• decides who the level 1 (or level 2) user should be

    • should be ‘the most senior person in the organisation responsible for recruitment’. This allows the employer some leeway, with often either a director or head of HR taking this role

  • key contact, who:

    • is the key contact between UKVI and the employer

    • needs to nominate the authorising officer and the level 1 user

  • level 1 user, who:

    • is responsible for the general administration of the licence and has access to the SMS

Businesses can only appoint a single level 1 user when applying for a licence. However, additional level 1 users can be appointed after a license is granted. 

Generally, there must always be at least one level 1 user that is: 

  • a ‘settled worker’ (ie someone who has indefinite leave to remain in the UK, including British citizens, individuals with settled status and most a British overseas territories citizen)

  •  an employee, director or partner

After a sponsor licence has been granted, businesses can appoint a level 2 user. A level 2 user’s role is similar to a level 1 user, however, with fewer administrative privileges (eg they cannot withdraw a certificate of sponsorship).

Suitability checks

Businesses will need to ensure that staff appointed to the above roles are suitable for them. A business may not get its sponsor licence if anyone involved in sponsorship has:

  • an unspent criminal conviction

  • been fined by UKVI in the past 12 months

  • been reported to UKVI

  • broken the law

  • been a ‘key person’ at a sponsor that had its licence revoked in the last 12 months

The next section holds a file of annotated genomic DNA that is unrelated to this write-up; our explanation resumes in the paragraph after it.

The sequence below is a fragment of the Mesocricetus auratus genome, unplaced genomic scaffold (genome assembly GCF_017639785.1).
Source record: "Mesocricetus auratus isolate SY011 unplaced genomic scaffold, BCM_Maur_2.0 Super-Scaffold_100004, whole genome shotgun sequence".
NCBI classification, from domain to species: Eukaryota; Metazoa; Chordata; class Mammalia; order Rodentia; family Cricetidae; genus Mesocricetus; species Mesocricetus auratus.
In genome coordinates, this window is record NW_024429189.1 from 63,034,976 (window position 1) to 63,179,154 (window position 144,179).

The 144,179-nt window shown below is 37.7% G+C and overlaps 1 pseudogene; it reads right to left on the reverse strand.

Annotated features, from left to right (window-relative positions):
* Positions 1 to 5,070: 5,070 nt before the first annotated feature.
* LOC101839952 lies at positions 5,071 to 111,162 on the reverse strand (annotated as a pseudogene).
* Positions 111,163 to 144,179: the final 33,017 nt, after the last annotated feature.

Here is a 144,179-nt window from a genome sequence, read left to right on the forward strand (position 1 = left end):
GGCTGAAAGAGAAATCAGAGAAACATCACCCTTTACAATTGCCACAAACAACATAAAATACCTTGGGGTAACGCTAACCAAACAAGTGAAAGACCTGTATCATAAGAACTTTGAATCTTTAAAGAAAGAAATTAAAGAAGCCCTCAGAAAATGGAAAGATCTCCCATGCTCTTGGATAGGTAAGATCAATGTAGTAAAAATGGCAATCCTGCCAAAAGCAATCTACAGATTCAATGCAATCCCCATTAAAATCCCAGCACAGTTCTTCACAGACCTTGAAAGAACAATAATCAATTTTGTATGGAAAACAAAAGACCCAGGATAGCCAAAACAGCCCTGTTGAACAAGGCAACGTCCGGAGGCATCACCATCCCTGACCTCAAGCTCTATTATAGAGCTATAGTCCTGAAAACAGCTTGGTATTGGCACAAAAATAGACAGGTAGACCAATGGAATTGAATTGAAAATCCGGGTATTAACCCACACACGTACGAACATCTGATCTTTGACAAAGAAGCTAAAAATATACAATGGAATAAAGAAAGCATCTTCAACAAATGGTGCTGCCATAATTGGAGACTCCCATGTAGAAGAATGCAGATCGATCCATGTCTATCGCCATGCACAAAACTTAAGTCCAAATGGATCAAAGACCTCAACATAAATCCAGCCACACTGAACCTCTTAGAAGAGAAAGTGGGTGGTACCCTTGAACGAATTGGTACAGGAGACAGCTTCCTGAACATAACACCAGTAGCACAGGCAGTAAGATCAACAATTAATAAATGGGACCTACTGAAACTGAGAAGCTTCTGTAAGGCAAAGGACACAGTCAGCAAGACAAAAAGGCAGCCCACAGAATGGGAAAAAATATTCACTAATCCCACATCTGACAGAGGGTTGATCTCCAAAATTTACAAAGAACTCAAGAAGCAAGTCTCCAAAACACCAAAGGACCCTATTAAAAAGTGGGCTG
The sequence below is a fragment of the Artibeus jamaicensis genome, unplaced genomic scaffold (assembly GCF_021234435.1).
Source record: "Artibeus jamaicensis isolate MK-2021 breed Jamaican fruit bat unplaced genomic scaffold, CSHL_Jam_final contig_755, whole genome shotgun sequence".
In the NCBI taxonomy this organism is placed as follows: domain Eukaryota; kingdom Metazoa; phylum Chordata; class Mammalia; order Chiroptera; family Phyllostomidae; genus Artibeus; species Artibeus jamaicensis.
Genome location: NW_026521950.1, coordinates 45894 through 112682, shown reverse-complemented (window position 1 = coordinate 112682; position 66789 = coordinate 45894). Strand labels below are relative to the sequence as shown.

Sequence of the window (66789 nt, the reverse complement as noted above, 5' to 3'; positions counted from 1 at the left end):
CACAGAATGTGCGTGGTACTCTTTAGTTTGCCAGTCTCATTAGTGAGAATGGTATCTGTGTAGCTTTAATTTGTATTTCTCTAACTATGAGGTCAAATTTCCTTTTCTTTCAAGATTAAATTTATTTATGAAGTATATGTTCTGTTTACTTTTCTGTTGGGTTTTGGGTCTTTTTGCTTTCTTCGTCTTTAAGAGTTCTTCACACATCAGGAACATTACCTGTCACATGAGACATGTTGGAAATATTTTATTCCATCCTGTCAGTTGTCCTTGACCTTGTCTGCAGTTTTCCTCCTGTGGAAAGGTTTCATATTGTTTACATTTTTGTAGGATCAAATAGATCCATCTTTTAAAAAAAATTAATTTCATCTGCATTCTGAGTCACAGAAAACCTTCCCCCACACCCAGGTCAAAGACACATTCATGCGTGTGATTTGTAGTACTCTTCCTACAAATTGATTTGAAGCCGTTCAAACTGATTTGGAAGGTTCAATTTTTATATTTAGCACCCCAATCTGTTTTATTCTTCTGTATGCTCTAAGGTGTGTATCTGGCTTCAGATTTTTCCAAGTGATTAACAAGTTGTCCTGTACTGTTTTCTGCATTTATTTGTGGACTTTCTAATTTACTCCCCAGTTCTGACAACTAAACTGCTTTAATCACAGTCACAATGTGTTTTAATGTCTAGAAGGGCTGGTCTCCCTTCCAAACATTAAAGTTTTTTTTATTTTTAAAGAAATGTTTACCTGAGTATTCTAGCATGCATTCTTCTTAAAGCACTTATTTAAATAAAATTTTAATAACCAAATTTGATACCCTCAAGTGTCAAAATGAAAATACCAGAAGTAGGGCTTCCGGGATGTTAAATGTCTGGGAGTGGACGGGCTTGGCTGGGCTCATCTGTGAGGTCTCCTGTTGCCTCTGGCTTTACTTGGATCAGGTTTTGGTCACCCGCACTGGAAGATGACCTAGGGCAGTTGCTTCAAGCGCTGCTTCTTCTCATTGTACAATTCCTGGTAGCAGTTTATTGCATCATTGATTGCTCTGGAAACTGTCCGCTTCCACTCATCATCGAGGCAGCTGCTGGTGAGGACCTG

• failed to pay VAT or other excise duty

The business and its allocated staff must also:

  • be based in the UK most of the time

  • not be a contractor or consultant contracted for a specific project

  • not be subject to a bankruptcy restriction order or undertaking, or a debt relief restriction order or undertaking

  • not have a history of non-compliance with sponsor requirements

Staff appointed to the above roles must typically be paid members of staff or office holders (eg directors). Businesses may appoint a UK-based legal representative, who is qualified to give immigration advice or services, to all of the above roles, apart from the authorising officer role.

Businesses can apply for licences online. Once the application is completed, the business needs to send the submission sheet at the end of the application, together with supporting documents to the email address on the submission sheet.

The applicable fee will need to be paid, which depends on the type of licence being applied for and the type of business (eg if they are a small or large business).

Applications are generally dealt with within less than 8 weeks. However, businesses may be able to pay £500 to get a decision within 10 working days. They will be informed of this after applying.

Licence ratings

Successful business applicants will be given a licence rating. Successful applicants will be awarded an A-rated licence, which allows businesses to issue certificates of sponsorship for jobs suitable for sponsorships, and will be listed on the register of sponsors.

Sponsor licences will be valid for 4 years unless a business loses its licence because they no longer meet their responsibilities as a sponsor. For more information, read the government’s guidance.

Certificates of sponsorship

Businesses must assign a certificate of sponsorship to each worker they employ. A certificate of sponsorship is an electronic record a worker can use to apply for a visa. Workers must apply for their visa within 3 months and they must not apply for their visa more than 3 months before the start date of the job listed on the certificate.

For more information, read the government’s guidance.